Report - - West of England and South Wales Bank, Bristol - June 2016 | Other Sites | 28DaysLater.co.uk

Report - West of England and South Wales Bank, Bristol - June 2016

Oxygen Thief

Staff member
Many thanks to the Bristol crew for this - @WhoDaresWins @Seffy & @END-PROC.

Edited history from the Bristol Post...

The Lloyds branch on Corn Street is one of the grandest and oldest buildings in the city centre.

The bank is one of the last of the grand financial institutions in Corn Street - which was at is peak the heart of the city’s trade and commerce.

The listed building, which was built in the 1840s, was inspired by a library in Venice and was originally the headquarters of the West of England and South Wales Bank.

However, the bank went out of business within 20 years and was taken over by Lloyds who have had a branch on Corn Street until know.

Lloyds is returning the building to its owners, a London based investment company, and it is thought the building will now be turned into a restaurant or a bar.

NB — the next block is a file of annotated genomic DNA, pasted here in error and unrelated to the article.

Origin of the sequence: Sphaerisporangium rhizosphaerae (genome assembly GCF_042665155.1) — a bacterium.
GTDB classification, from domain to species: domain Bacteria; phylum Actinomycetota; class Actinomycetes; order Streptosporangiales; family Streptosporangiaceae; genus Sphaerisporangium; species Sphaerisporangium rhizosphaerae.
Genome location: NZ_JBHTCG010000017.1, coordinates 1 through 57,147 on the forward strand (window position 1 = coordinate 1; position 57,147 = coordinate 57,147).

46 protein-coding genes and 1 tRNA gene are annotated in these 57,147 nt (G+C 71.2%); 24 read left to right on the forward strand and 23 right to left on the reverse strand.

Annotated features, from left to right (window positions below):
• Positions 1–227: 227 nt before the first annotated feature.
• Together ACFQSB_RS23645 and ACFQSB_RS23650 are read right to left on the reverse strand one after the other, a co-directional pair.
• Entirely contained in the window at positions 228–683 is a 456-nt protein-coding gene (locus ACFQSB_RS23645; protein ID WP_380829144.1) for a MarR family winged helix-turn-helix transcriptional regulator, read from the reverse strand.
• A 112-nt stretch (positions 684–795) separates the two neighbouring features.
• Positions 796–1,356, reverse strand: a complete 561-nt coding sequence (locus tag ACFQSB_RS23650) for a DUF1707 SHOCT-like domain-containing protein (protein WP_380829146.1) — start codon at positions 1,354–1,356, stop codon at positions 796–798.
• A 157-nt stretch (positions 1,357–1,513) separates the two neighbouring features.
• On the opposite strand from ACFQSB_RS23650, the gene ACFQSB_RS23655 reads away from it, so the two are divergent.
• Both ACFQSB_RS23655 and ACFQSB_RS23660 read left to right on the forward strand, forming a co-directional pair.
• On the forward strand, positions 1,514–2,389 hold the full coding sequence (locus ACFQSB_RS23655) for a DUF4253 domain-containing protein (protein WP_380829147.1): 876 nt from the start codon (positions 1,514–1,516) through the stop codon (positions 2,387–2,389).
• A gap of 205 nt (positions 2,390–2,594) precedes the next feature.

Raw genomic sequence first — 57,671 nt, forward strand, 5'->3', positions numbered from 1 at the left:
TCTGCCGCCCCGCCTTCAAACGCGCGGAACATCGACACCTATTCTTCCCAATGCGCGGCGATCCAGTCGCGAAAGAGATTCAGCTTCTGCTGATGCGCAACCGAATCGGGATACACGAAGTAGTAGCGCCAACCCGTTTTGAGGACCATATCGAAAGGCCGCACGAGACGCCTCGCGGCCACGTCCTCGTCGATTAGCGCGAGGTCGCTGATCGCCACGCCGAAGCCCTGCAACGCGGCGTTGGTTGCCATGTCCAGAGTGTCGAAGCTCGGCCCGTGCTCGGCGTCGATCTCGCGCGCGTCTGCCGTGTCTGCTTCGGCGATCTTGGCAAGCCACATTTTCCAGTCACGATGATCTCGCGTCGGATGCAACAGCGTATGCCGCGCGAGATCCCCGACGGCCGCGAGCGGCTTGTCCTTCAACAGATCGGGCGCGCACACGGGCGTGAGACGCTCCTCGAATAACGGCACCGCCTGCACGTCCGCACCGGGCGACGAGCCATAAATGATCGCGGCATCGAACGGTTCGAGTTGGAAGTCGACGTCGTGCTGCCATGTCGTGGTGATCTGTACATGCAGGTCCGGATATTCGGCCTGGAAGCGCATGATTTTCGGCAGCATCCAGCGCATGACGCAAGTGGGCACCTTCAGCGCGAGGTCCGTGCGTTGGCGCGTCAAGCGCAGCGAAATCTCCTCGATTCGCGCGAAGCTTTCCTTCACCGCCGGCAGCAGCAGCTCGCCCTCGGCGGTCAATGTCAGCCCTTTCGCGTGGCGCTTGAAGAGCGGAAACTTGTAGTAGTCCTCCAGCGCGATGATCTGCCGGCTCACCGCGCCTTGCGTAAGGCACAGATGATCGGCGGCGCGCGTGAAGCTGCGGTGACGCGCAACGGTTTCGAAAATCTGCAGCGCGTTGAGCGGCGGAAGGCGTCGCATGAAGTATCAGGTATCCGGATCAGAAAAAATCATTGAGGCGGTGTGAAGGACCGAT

The fixture and fittings will be removed but the original fittings will remain in tact. A planning application has gone into the city council for change of use.

Corn Street was the commercial centre of Bristol in the 19th Century and most of the biggest deals were struck in the banks and offices in the area.

The bank was one of the most important in the area and was built by Bristol architects Bruce Gingell and TR Lysaght in 1848.

Gingell was one of the city’s best known and most influential architects and he went on to design the General Hospital in Redcliffe.

The designers are said to have used St Mark’s library in Venice as an inspiration for the design of the bank.

John Thomas, the artist responsible for overseeing the carving on the Houses of Parliament, was asked to create the friezes which adorn the Grade II listed building.

On the ground floor the official crests of Newport, Bath, Bristol, Exeter, and Cardiff – the main towns from where the bank operated, are still on display.

The first floor have works depicting the ‘elements and sources of wealth’ which include justice and integrity; education and charity; peace and plenty; art and science; commerce, navigation and commerce.

The amazing hall with skylight...


Behind the obviously newer cashiers desks...


Some detailing from the same room...




The vaults were extensive with many doors and rooms...







Finally there were some half-decent views from the roof...

At some point in time the skylight had been covered...


Pissheads buying kebabs...





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